o Occurrence of a new, different, or truly "worst" headache
o Change in frequency of episodes or major characteristics of the headache
o Abnormal neurologic examination
o Inadequate response to optimal therapy
 

brain

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And another website:

Migraine Headaches - eMedicine Health

MIGRAINES

Migraine headaches are one of the most common problems seen in emergency departments and doctors' offices. Migraines are due to changes in the brain and surrounding blood vessels.

Migraine headaches typically last from 4-72 hours and vary in frequency from daily to fewer than 1 per year. Migraine affects about 15% of the population. Three times as many women as men have migraines. More than 80% of people with migraines (called migraineurs) have other members in the family who have them too.

* Different types of migraine headaches

o Common migraine accounts for 80% of migraines. There is no "aura" before a common migraine.

o People with classic migraines experience an aura before their headaches. Most often, an aura is a visual disturbance (outlines of lights or jagged light images). Classic migraines are usually much more severe than common migraines.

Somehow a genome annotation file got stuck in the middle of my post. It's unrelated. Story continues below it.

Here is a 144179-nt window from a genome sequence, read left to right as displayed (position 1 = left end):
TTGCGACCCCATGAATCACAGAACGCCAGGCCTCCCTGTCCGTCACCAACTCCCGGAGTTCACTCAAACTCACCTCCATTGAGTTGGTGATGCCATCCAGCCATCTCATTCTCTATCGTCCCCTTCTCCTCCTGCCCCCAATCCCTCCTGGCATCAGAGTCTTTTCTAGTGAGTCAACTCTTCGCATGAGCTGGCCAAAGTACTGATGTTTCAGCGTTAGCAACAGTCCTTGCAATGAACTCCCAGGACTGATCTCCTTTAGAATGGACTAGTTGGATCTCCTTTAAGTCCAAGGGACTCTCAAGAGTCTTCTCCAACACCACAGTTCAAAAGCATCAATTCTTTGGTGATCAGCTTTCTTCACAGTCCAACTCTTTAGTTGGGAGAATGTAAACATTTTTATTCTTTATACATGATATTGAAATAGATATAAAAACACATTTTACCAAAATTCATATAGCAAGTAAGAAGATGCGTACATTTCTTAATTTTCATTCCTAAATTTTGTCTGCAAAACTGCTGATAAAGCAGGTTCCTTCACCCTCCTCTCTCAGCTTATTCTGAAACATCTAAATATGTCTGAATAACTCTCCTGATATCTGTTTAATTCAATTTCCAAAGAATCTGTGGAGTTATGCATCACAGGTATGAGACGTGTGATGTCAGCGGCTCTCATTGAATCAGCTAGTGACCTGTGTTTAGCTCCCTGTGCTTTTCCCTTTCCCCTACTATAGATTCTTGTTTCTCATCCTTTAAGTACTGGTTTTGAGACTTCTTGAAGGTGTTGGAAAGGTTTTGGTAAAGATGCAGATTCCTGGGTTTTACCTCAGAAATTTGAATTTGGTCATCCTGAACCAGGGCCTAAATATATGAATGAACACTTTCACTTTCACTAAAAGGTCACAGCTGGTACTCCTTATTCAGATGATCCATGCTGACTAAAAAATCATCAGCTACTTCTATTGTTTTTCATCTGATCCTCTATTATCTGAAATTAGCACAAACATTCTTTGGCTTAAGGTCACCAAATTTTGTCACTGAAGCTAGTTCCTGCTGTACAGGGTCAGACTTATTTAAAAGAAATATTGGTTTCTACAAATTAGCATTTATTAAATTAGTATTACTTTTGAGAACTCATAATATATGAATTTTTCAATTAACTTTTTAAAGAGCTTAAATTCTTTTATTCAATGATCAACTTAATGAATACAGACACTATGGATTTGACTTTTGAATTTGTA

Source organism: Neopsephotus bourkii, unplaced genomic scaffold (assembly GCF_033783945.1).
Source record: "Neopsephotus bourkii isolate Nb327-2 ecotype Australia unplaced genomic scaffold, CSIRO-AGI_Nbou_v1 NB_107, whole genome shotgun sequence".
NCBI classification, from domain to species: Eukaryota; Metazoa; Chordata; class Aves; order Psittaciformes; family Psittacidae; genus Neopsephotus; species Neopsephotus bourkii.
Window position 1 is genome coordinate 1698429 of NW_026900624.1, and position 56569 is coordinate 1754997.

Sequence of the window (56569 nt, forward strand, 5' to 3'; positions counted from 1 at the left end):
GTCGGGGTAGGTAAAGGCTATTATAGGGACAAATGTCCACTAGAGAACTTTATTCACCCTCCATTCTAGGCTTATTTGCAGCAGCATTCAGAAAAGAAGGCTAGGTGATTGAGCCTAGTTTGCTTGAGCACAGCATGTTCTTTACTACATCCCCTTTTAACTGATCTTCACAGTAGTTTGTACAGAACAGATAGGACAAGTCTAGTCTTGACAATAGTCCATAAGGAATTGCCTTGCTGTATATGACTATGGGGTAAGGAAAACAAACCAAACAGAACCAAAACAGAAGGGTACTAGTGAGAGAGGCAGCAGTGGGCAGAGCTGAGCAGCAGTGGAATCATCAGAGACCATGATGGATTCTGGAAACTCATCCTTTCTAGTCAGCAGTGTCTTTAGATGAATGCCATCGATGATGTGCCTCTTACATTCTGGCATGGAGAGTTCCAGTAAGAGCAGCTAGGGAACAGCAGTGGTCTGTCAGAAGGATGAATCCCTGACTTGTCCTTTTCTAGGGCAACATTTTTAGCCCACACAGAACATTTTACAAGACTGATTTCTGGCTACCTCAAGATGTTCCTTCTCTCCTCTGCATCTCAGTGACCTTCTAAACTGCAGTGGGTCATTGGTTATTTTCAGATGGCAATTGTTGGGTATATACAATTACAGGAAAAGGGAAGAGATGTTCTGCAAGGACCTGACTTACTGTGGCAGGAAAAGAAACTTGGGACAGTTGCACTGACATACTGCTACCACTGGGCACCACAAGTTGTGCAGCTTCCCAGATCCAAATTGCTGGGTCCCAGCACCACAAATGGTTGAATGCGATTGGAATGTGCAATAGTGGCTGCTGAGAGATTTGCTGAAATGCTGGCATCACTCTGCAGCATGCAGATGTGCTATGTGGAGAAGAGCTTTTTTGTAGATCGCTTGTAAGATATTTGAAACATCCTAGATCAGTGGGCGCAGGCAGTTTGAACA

o Status migrainosus is a migraine that does not go away by itself.


Migraine Headache Causes

The exact cause of migraine headaches is not clearly understood, though experts believe they are due to a combination of the expansion of blood vessels and the release of certain chemicals, which causes inflammation and pain.

The chemicals dopamine and serotonin are among those involved in migraine. These chemicals are found normally in the brain and can cause blood vessels to act abnormally if they are present in abnormal amounts or if the blood vessels are unusually sensitive to them.

Various triggers are thought to bring about migraine in certain people prone to developing migraine. Different people may have different triggers:

* Certain foods, especially chocolate, cheese, nuts, alcohol, and MSG, bring on headaches in some people. (MSG is a food enhancer used in many foods including Chinese food.)

* Missing a meal may bring on a headache.

* Stress and tension are also risk factors. People often have migraines during times of increased emotional or physical stress.

* Birth control pills are a common trigger. Women may have migraines at the end of the pill cycle as the estrogen component of the pill is stopped. This is called an estrogen-withdrawal headache.

* Smoking may cause migraines or interfere with treatment.


Migraine Headache Symptoms